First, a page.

In 1468 the artist was commissioned by the city of Ghent to execute some works in connection with the grant of the Great Indulgence of the city. More commissions from the city in the following years required van der Goes to create decorations for events such as papal blazons. In 1468 he was in the town of Bruges making decorations to celebrate the marriage between Charles the Bold and Margaret of York. Hugo van der Goes is recorded again on 18 October 1468 when he and other members of Ghent's painter's guild hosted painters from nearby Tournai at the guild's assembly in Ghent to celebrate St. Luke's day together. St. Luke was the patron saint of painters. In 1469 Hugo van der Goes and Joos van Wassenhove vouched for Alexander Bening for his entry as a master in the painter's guild of Ghent. Alexander Bening married Catherina van der Goes, a cousin of Hugo van der Goes, in 1480; the artist and his workshop worked on commissions of the city of Ghent to provide heraldic decorations for Charles the Bold's Joyous Entry in Ghent in 1469 and in 1472.
When in 1470 Joos van Wassenhove left Ghent for Italy to become the court painter of Federico da Montefeltro, the Duke of Urbino, van der Goes became the leading painter in Ghent. In 1473 the Burgundian court paid van der Goes for creating the blazons used at Charles the Good's funeral; the painter was elected as deacon of the painter's guild of Ghent and served as its deacon from 1474 to 1476. It was during this period that Hugo van der Goes painted the Adoration of the Magi and worked on the commission of Tommaso Portinari for the Portinari Altarpiece, which arrived at its destination in Florence only in 1483, when the artist had died. Van der Goes achieved considerable success and secured important commissions from the Burgundian court, church institutions, affluent Flemish bourgeoisie and associations of Italian business people based in the Burgundian Netherlands; when he had reached the peak of his career in 1477 van der Goes decided to close down his workshop in Ghent to become a frater conversus at the monastic community of the Rood Klooster near Auderghem.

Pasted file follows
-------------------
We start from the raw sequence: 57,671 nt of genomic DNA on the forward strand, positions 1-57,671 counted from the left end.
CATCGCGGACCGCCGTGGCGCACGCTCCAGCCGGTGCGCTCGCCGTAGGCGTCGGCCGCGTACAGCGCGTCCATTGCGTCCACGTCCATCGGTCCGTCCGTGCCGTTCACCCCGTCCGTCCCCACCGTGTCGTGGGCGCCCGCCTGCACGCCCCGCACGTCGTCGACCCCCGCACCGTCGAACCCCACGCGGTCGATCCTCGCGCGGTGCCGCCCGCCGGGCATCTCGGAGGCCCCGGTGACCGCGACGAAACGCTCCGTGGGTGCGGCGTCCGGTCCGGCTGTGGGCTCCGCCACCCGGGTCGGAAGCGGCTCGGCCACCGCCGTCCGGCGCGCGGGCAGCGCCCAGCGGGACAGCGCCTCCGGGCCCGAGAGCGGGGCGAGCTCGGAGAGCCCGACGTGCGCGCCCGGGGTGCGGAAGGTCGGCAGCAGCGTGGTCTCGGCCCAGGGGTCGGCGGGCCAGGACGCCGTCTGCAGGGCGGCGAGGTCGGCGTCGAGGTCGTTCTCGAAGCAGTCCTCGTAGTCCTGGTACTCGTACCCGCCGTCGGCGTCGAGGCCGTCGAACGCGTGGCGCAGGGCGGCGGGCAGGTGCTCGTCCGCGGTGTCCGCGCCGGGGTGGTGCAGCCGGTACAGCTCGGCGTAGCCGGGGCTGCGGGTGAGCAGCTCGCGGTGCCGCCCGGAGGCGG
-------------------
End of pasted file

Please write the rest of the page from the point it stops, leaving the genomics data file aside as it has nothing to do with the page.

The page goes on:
The Rood Klooster was part of the monastic wing of the Modern Devotion movement and belonged to the Windesheim Congregation. At the monastery he enjoyed certain privileges, he was allowed to drink wine. According to the chronicle written up in Latin some time between 1509-1513 by Gaspar Ofhuys, a fellow monk in the Rood Klooster, van der Goes received visits by eminent persons including Archduke Maximillian. During his time at the cloister he received in 1482 a request from the counsel of the City of Leuven to value the works for the Leuven city hall that Dieric Bouts had left unfinished at the time of his death; as a reward for this service van der Goes received a jug of Rhine wine from the city authorities. It is believed that it was van der Goes who completed Bouts' unfinished Triptych for Hyppolite Berthoz, his contribution was the painting on the left panel of the portraits of the couple who had paid for the tryptych. In 1482 the monastery sent van der Goes to Cologne together with his half-brother Nicolaes, who had taken religious vows, another brother of the monastery.